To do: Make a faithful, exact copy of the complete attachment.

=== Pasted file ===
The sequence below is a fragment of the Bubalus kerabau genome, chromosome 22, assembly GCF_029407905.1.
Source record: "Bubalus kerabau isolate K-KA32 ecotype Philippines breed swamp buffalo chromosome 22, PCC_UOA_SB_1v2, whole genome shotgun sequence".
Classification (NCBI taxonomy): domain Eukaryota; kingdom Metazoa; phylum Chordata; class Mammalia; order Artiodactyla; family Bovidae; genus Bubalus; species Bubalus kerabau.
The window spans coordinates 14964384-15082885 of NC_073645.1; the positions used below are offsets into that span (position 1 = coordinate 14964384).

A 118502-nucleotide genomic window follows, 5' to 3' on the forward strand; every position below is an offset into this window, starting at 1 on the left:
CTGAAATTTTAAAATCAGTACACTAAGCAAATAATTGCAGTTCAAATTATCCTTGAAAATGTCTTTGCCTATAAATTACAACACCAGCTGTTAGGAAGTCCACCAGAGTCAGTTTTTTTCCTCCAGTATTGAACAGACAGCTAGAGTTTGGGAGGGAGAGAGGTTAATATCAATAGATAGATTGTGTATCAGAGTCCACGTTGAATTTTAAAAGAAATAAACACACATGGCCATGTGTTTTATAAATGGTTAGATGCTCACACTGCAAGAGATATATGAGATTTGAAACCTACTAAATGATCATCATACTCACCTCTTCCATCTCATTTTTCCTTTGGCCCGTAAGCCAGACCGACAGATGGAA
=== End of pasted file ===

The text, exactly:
The sequence below is a fragment of the Bubalus kerabau genome, chromosome 22, assembly GCF_029407905.1.
Source record: "Bubalus kerabau isolate K-KA32 ecotype Philippines breed swamp buffalo chromosome 22, PCC_UOA_SB_1v2, whole genome shotgun sequence".
Classification (NCBI taxonomy): domain Eukaryota; kingdom Metazoa; phylum Chordata; class Mammalia; order Artiodactyla; family Bovidae; genus Bubalus; species Bubalus kerabau.
The window spans coordinates 14964384-15082885 of NC_073645.1; the positions used below are offsets into that span (position 1 = coordinate 14964384).

A 118502-nucleotide genomic window follows, 5' to 3' on the forward strand; every position below is an offset into this window, starting at 1 on the left:
CTGAAATTTTAAAATCAGTACACTAAGCAAATAATTGCAGTTCAAATTATCCTTGAAAATGTCTTTGCCTATAAATTACAACACCAGCTGTTAGGAAGTCCACCAGAGTCAGTTTTTTTCCTCCAGTATTGAACAGACAGCTAGAGTTTGGGAGGGAGAGAGGTTAATATCAATAGATAGATTGTGTATCAGAGTCCACGTTGAATTTTAAAAGAAATAAACACACATGGCCATGTGTTTTATAAATGGTTAGATGCTCACACTGCAAGAGATATATGAGATTTGAAACCTACTAAATGATCATCATACTCACCTCTTCCATCTCATTTTTCCTTTGGCCCGTAAGCCAGACCGACAGATGGAA